My head is empty and my hand is not doing what I want. And I don’t know what I want. The result is not OK. I lost it, it seems…

I make drawing after drawing since last week and an empty feeling invades me and a warm shame washes over me: I hate what I made ! I tear my drawing apart and throw my sketchbook across the room as soon as I get home. And I grab a book and read. I escape in the words… Don’t feel like it anymore. 

My drawings seem boring. Nobody will like them. I feel like an imposter and incompetent. Resistance prevents me from getting back to work. The resistance is the inner critic, the voice in the back of our head telling us to back off, be careful, don’t show up, hide your ugly drawing, don’t make a fool of yourself, go slow, compromise…. The resistance is writer’s block, the resistance is what prevented you staying an artist when you grew up. And anyway, I’m out of ideas!

Where do you get your ideas? 

I found this great article about Picasso on Intuition, How Creativity Works, and Where Ideas Come From on Maria Popova’s great website

“To know what you’re going to draw, you have to begin drawing.”

Amen! Where do your ideas come from?  

“I don’t have a clue”, says Picasso. “Ideas are simply starting points. I can rarely set them down as they come to my mind. As soon as I start to work, others well up in my pen. To know what you’re going to draw, you have to begin drawing… When I find myself facing a blank page, that’s always going through my head. What I capture in spite of myself interests me more than my own ideas.”

Ideas and inspiration will come, but they have to find you working hard!

Neil Gaiman is also a great stimulation:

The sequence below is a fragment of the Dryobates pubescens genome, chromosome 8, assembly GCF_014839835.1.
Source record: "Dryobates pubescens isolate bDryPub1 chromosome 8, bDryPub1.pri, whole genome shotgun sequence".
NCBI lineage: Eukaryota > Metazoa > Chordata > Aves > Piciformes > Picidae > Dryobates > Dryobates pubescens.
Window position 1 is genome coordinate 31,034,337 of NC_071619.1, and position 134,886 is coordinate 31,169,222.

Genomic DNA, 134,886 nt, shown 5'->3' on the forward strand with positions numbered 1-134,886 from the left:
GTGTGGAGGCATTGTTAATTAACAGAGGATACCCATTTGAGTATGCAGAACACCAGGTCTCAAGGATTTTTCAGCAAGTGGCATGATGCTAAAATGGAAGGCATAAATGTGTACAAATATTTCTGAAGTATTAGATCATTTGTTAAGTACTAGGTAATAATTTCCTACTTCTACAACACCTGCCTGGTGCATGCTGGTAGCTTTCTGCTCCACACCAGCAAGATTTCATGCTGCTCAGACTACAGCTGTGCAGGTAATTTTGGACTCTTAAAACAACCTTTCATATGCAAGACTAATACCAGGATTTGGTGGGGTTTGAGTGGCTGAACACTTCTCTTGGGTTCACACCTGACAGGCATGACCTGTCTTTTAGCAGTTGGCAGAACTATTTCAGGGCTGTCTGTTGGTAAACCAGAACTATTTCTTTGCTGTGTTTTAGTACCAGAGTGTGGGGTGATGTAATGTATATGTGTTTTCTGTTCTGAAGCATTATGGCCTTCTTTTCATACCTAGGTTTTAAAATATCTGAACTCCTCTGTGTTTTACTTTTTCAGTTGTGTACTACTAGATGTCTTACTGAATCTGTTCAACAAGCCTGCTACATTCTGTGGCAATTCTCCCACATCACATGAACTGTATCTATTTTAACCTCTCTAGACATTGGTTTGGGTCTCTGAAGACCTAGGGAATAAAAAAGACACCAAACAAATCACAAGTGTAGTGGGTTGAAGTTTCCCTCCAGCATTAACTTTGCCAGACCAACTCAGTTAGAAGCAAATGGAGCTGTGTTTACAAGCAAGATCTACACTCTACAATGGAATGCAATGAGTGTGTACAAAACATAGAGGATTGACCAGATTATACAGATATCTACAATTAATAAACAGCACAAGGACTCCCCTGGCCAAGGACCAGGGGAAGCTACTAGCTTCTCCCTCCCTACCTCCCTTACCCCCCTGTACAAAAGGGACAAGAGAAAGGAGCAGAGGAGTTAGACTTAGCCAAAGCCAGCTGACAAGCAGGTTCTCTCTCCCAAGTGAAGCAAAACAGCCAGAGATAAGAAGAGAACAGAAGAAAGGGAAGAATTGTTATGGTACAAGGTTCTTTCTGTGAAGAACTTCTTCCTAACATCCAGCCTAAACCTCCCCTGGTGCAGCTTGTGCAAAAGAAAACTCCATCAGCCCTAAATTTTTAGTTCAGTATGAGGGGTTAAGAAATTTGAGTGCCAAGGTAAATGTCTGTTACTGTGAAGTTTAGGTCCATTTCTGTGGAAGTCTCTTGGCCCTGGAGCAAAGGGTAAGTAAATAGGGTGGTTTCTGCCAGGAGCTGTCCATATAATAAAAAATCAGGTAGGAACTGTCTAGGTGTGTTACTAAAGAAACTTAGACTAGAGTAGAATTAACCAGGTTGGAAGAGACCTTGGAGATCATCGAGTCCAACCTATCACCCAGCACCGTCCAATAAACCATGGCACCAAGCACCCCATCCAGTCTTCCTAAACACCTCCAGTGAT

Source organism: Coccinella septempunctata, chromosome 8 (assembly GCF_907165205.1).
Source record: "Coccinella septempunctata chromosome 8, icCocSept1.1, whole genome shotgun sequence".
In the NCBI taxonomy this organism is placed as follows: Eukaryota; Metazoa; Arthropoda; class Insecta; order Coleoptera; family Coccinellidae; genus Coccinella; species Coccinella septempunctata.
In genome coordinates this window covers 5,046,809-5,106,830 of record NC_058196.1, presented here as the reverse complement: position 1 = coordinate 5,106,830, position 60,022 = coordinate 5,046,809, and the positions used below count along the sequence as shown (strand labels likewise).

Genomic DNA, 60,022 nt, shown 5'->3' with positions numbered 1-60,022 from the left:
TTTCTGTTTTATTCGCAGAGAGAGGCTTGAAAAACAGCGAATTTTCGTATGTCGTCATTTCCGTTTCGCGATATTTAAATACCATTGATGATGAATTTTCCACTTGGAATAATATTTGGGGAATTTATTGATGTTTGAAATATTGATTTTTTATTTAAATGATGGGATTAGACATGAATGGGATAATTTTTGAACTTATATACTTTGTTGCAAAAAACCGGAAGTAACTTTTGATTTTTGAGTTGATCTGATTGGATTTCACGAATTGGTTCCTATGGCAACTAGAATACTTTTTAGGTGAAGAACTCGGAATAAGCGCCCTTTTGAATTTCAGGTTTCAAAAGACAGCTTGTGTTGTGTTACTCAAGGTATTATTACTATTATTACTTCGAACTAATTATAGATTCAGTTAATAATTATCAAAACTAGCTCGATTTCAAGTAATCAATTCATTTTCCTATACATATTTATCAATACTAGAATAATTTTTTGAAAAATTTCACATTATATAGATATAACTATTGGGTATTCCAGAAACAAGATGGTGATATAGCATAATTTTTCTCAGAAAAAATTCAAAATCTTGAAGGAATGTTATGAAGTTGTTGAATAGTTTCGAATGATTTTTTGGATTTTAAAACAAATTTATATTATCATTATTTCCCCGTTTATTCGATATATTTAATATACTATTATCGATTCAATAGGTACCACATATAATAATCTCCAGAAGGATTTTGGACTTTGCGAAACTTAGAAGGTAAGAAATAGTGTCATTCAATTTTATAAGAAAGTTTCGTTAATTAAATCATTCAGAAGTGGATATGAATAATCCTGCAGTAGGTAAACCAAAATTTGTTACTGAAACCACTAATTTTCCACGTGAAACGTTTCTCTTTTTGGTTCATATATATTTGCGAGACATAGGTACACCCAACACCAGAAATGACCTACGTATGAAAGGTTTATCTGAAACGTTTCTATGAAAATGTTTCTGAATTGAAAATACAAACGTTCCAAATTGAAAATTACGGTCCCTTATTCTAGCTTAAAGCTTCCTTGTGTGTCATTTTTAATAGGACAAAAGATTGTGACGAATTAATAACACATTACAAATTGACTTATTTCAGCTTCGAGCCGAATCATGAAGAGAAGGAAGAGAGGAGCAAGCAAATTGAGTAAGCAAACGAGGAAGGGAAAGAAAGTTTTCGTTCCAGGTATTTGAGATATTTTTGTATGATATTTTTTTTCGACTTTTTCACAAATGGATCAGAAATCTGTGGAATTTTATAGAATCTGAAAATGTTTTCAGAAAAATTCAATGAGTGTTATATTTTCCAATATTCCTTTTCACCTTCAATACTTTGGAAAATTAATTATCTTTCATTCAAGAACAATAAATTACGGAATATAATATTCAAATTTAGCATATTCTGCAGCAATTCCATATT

“For me, inspiration comes from a bunch of places: desperation, deadlines… A lot of times ideas will turn up when you’re doing something else. And, most of all, ideas come from confluence — they come from two things flowing together. They come, essentially, from daydreaming. . . . And I suspect that’s something every human being does. Writers tend to train themselves to notice when they’ve had an idea — it’s not that they have any more ideas or get inspired more than anything else; we just notice when it happens a little bit more.”


And also his speech about making good art: You have to accept failure. The problems of failure, discouragement, hunger,… are hard to deal with and can be paralyzing. There’re hard. But “If you are not making mistakes, you’re not taking enough risks.”

And like Neil says so well: 

“I hope that in this year to come, you make mistakes.

Because if you are making mistakes, then you are making new things, trying new things, learning, living, pushing yourself, changing yourself, changing your world. You’re doing things you’ve never done before, and more importantly, you’re Doing Something.

So that’s my wish for you, and all of us, and my wish for myself. Make New Mistakes. Make glorious, amazing mistakes. Make mistakes nobody’s ever made before. Don’t freeze, don’t stop, don’t worry that it isn’t good enough, or it isn’t perfect, whatever it is: art, or love, or work or family or life.

Whatever it is you’re scared of doing, Do it.

Make your mistakes, next year and forever.”

And above all: enjoy yourself !

So I think the best thing I can do is get back to work. Make the monkey in my head shut up, stop fearing failure… Make a drawing everyday, even if it’s only a 5-minute sketch: all small work will make you progress!

What are your tricks to overcome fear?


Tell me in the comments below, as it can help a lot of people 🙂

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